27 July 2018

Cleaning Up and Automating the Backup of Bitlocker Passwords to Active Directory

Recently, I was reviewing the bitlocker recovery password backups. We still use active directory to store them, and yes, we are planning on moving to MBAM. That is a ways off as we're in the process of the Windows 10, Exchange 2016, and Office 2016 migrations. While looking over the AD backups, I noticed some machines stored multiple recovery passwords due to systems being reimaged and then some had duplicates.

To solve this, I was initially going to write a PowerShell script to delete the AD entry during a task sequence build process for a clean slate. Going through the testing phase, I ran into other issues that required more testing in the script. Therefore a one-liner was out of the question. In the end, this cleaned up our active directory bitlocker password entries and verified all stored passwords were valid. 

This script I have written does the following:

  1. Queries the bitlocker password and ID from the system
  2. Queries active directory for the backed up Bitlocker ID(s) and password(s)
  3. Cycles through the active directory entries and deletes those that do not match the stored local ones and removes duplicates.
  4. Queries active directory once again for the stored ID and password to see if it matches the locally stores ones
  5. If there are no entries, the info is backed up to active directory and verified the backup was successful
  6. If an error -2147024809 occurs during the backup, the system checks if Bitlocker is enabled and returns system is not Bitlockered. Otherwise, an unspecified error message is displayed.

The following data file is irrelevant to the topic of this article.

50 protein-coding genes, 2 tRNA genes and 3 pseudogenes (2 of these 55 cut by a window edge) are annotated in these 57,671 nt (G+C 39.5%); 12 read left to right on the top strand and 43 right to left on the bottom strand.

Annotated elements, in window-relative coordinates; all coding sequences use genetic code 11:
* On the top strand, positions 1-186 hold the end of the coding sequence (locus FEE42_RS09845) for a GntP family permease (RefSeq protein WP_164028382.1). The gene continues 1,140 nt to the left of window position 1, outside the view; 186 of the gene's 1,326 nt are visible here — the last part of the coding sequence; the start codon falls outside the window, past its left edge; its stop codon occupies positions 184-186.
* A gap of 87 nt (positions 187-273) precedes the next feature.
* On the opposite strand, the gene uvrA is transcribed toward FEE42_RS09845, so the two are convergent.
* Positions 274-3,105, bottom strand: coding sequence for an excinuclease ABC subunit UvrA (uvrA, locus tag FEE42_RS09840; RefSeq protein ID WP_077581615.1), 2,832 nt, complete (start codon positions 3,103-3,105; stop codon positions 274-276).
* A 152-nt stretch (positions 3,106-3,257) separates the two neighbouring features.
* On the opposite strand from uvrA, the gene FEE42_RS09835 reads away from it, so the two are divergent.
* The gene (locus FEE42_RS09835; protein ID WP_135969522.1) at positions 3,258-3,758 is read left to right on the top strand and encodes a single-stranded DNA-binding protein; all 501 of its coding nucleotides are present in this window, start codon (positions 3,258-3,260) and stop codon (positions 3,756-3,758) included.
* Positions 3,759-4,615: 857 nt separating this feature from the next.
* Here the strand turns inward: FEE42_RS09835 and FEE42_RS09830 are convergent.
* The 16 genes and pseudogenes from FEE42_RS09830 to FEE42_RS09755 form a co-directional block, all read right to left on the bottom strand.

7. Does not exist in active directory, the info is backed up. If it does exist but does not match, the key in AD is deleted, and then the new key is uploaded. If there are duplicates in AD that match to locally stored key, all are deleted, except for one. If bitlocker is not enabled on a machine, then an error 3 is returned. If an unspecified error occurs, an error 2 is returned. These return codes allow for the script to alert to issues within a build or if it is used in the scripts section of SCCM. 
  8. If the Bitlocker info matched on both the local system and AD, then the info is displayed on the screen and an exit code 0 is returned. 
This script requires domain admin access to run as it needs to have access to active directory. The SCRIPTS section of SCCM cannot run this as it uses the system account. The same goes for an SCCM package. The only way this can be executed through SCCM is to implement it in a task sequence. The Run Command Line is what needs to be used, specifying a domain admin account under the Run this step as the following account, as shown below. This same thing has to be done in MDT and/or SCCM to get this to work in cleaning up active directory when building a new system. 

You can download the script from my GitHub site



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